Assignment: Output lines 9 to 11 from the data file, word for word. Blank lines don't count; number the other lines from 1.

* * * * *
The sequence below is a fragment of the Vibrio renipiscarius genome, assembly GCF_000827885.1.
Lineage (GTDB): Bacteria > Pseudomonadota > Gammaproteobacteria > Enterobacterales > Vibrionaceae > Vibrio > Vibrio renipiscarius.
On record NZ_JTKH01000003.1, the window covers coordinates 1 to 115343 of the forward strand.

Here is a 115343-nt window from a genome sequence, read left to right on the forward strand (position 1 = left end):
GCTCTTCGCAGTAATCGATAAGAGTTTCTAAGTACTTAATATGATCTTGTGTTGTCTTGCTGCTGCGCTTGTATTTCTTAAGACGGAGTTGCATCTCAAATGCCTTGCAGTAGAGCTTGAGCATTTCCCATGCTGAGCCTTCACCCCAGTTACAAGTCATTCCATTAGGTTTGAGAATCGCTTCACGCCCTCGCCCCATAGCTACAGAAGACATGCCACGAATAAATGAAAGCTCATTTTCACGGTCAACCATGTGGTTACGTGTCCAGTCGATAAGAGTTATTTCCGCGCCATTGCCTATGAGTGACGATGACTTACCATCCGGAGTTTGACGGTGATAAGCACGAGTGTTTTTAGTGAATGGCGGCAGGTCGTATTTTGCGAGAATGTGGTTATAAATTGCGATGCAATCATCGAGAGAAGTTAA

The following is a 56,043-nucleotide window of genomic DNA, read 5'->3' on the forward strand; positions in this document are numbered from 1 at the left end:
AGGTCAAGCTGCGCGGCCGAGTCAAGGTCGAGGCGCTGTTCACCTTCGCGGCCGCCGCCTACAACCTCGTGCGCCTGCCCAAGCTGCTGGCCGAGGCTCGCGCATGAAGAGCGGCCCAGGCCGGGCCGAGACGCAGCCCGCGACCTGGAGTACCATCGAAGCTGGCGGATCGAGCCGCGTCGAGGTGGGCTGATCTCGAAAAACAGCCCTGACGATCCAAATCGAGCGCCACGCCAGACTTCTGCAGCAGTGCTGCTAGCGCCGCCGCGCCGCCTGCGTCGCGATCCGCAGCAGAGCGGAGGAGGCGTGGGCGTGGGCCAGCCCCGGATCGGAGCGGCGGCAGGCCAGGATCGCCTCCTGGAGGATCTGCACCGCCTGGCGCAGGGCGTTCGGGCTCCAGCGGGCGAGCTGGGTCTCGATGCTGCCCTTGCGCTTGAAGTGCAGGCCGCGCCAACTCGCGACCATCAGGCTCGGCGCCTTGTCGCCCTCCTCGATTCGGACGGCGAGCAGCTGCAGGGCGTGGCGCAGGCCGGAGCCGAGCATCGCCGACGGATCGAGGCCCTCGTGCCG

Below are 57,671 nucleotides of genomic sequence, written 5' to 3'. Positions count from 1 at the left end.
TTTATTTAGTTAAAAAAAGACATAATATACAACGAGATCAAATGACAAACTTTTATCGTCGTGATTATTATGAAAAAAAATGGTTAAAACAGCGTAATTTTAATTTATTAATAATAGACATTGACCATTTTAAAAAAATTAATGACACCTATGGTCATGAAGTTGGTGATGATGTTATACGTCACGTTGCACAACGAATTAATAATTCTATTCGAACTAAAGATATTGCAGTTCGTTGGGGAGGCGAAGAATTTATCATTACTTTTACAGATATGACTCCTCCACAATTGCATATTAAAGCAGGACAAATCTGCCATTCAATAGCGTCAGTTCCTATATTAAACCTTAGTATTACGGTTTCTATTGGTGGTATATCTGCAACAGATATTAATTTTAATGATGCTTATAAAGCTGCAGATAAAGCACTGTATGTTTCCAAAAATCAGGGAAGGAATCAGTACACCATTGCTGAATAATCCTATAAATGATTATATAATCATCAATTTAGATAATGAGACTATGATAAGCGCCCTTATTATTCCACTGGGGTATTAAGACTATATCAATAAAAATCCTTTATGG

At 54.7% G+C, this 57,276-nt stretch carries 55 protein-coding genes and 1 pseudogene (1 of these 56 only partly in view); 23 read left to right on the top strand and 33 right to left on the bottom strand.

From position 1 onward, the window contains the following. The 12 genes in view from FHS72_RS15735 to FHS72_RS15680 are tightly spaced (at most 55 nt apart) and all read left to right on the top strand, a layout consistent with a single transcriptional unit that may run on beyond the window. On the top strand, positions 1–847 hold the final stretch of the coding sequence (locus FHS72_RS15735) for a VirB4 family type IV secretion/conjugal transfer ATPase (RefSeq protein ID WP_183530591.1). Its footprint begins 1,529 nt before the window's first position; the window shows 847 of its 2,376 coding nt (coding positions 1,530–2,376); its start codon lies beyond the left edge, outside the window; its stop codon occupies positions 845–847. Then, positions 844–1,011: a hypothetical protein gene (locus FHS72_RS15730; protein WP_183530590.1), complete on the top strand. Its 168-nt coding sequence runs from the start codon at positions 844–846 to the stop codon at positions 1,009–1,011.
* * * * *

TTTATTTAGTTAAAAAAAGACATAATATACAACGAGATCAAATGACAAACTTTTATCGTCGTGATTATTATGAAAAAAAATGGTTAAAACAGCGTAATTTTAATTTATTAATAATAGACATTGACCATTTTAAAAAAATTAATGACACCTATGGTCATGAAGTTGGTGATGATGTTATACGTCACGTTGCACAACGAATTAATAATTCTATTCGAACTAAAGATATTGCAGTTCGTTGGGGAGGCGAAGAATTTATCATTACTTTTACAGATATGACTCCTCCACAATTGCATATTAAAGCAGGACAAATCTGCCATTCAATAGCGTCAGTTCCTATATTAAACCTTAGTATTACGGTTTCTATTGGTGGTATATCTGCAACAGATATTAATTTTAATGATGCTTATAAAGCTGCAGATAAAGCACTGTATGTTTCCAAAAATCAGGGAAGGAATCAGTACACCATTGCTGAATAATCCTATAAATGATTATATAATCATCAATTTAGATAATGAGACTATGATAAGCGCCCTTATTATTCCACTGGGGTATTAAGACTATATCAATAAAAATCCTTTATGG

At 54.7% G+C, this 57,276-nt stretch carries 55 protein-coding genes and 1 pseudogene (1 of these 56 only partly in view); 23 read left to right on the top strand and 33 right to left on the bottom strand.

From position 1 onward, the window contains the following. The 12 genes in view from FHS72_RS15735 to FHS72_RS15680 are tightly spaced (at most 55 nt apart) and all read left to right on the top strand, a layout consistent with a single transcriptional unit that may run on beyond the window. On the top strand, positions 1–847 hold the final stretch of the coding sequence (locus FHS72_RS15735) for a VirB4 family type IV secretion/conjugal transfer ATPase (RefSeq protein ID WP_183530591.1). Its footprint begins 1,529 nt before the window's first position; the window shows 847 of its 2,376 coding nt (coding positions 1,530–2,376); its start codon lies beyond the left edge, outside the window; its stop codon occupies positions 845–847. Then, positions 844–1,011: a hypothetical protein gene (locus FHS72_RS15730; protein WP_183530590.1), complete on the top strand. Its 168-nt coding sequence runs from the start codon at positions 844–846 to the stop codon at positions 1,009–1,011.